Do you see yourself continuing to tell stories of people who are at-risk, vulnerable or struggling with inequality, or are there other goals you would like to achieve?

With international borders closed due to COVID-19, I am now studying a Masters in Secondary Education, which will allow me to be a high school teacher. I might not always be behind a camera, but I hope to always be working with people. Journeying with students through six years of their high school life has the potential to leave such an impact on their lives.

Some of your biggest teachers have been people living in poverty. What did they teach you?

One of the most valuable life lessons I learnt was from someone who grew up in a slum in Uganda. He was sponsored by someone to receive an education and healthcare services, which helped him escape poverty. He shared with me that we should ‘live simply, so that others may simply live.’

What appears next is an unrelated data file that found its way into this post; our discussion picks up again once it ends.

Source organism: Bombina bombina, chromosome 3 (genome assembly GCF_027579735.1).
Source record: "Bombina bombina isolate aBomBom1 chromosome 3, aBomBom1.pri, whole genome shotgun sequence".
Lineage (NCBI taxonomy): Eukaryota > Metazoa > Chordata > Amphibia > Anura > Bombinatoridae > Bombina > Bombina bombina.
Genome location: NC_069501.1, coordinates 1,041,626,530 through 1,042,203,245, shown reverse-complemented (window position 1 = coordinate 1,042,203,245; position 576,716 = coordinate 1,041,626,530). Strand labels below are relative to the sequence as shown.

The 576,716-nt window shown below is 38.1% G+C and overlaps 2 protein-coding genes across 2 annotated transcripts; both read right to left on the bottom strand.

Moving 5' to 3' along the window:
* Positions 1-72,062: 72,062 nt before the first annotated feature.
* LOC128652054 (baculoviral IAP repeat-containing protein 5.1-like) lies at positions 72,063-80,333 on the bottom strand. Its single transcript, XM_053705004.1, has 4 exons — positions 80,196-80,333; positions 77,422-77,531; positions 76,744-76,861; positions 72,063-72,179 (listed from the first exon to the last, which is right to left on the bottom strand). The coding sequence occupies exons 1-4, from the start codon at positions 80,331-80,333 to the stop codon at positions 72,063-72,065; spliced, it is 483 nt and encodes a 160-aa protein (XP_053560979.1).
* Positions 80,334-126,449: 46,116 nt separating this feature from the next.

How do you see yourself contributing to a better future and do you have any advice to give others who want to do the same?

It can be overwhelming looking at an issue like global wealth inequality, and the idea to ‘change the world’ is daunting. But I think if you aim to change someone’s world, that’s an achievable goal.

Watch the video below to learn more about Marcus.

All photos and videos featured in this article are by Marcus Wong.


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Support student scholarships

Support student scholarships

Marcus was supported by the John Curtin Scholarship Program which allowed him to travel to Uganda through Curtin University. Find out how you can support other students through scholarships.

Alumni Awards

Alumni Awards

Marcus Wong was the 2020 Young Achievement Alumni Award winner. We celebrated his mission to serve others and share peoples’ stories to promote social justice. Find out more about the Alumni Awards.